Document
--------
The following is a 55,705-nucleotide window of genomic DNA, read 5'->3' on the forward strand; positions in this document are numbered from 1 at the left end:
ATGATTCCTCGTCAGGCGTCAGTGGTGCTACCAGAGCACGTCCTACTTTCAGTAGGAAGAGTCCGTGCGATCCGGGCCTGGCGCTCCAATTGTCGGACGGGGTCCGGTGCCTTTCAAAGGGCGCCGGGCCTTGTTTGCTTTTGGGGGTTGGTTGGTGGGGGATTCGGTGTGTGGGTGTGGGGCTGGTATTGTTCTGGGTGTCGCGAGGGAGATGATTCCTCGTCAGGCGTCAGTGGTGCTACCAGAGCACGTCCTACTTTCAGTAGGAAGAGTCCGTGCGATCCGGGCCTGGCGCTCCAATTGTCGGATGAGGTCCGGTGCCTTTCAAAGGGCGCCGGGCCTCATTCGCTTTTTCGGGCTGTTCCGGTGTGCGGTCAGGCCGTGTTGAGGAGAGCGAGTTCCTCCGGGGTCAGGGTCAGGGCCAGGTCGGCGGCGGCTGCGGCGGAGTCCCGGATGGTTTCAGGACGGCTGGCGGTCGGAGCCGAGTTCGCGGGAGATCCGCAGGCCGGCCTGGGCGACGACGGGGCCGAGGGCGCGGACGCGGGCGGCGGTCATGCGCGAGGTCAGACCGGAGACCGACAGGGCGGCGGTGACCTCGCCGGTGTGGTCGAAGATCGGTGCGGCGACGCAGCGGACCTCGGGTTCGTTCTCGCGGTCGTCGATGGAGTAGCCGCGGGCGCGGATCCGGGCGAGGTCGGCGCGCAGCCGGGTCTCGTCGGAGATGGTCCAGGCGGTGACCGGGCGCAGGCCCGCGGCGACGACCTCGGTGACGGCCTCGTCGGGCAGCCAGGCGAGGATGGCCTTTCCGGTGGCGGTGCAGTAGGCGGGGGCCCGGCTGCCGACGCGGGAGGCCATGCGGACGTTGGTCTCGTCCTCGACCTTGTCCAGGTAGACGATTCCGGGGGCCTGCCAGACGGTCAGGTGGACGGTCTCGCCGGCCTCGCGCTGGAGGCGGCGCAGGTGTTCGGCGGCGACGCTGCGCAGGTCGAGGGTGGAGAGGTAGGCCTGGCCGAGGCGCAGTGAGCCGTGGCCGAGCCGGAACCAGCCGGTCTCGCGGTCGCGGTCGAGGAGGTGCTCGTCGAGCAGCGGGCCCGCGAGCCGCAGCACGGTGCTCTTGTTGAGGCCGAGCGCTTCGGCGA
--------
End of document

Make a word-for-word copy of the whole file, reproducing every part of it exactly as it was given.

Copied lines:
The following is a 55,705-nucleotide window of genomic DNA, read 5'->3' on the forward strand; positions in this document are numbered from 1 at the left end:
ATGATTCCTCGTCAGGCGTCAGTGGTGCTACCAGAGCACGTCCTACTTTCAGTAGGAAGAGTCCGTGCGATCCGGGCCTGGCGCTCCAATTGTCGGACGGGGTCCGGTGCCTTTCAAAGGGCGCCGGGCCTTGTTTGCTTTTGGGGGTTGGTTGGTGGGGGATTCGGTGTGTGGGTGTGGGGCTGGTATTGTTCTGGGTGTCGCGAGGGAGATGATTCCTCGTCAGGCGTCAGTGGTGCTACCAGAGCACGTCCTACTTTCAGTAGGAAGAGTCCGTGCGATCCGGGCCTGGCGCTCCAATTGTCGGATGAGGTCCGGTGCCTTTCAAAGGGCGCCGGGCCTCATTCGCTTTTTCGGGCTGTTCCGGTGTGCGGTCAGGCCGTGTTGAGGAGAGCGAGTTCCTCCGGGGTCAGGGTCAGGGCCAGGTCGGCGGCGGCTGCGGCGGAGTCCCGGATGGTTTCAGGACGGCTGGCGGTCGGAGCCGAGTTCGCGGGAGATCCGCAGGCCGGCCTGGGCGACGACGGGGCCGAGGGCGCGGACGCGGGCGGCGGTCATGCGCGAGGTCAGACCGGAGACCGACAGGGCGGCGGTGACCTCGCCGGTGTGGTCGAAGATCGGTGCGGCGACGCAGCGGACCTCGGGTTCGTTCTCGCGGTCGTCGATGGAGTAGCCGCGGGCGCGGATCCGGGCGAGGTCGGCGCGCAGCCGGGTCTCGTCGGAGATGGTCCAGGCGGTGACCGGGCGCAGGCCCGCGGCGACGACCTCGGTGACGGCCTCGTCGGGCAGCCAGGCGAGGATGGCCTTTCCGGTGGCGGTGCAGTAGGCGGGGGCCCGGCTGCCGACGCGGGAGGCCATGCGGACGTTGGTCTCGTCCTCGACCTTGTCCAGGTAGACGATTCCGGGGGCCTGCCAGACGGTCAGGTGGACGGTCTCGCCGGCCTCGCGCTGGAGGCGGCGCAGGTGTTCGGCGGCGACGCTGCGCAGGTCGAGGGTGGAGAGGTAGGCCTGGCCGAGGCGCAGTGAGCCGTGGCCGAGCCGGAACCAGCCGGTCTCGCGGTCGCGGTCGAGGAGGTGCTCGTCGAGCAGCGGGCCCGCGAGCCGCAGCACGGTGCTCTTGTTGAGGCCGAGCGCTTCGGCGA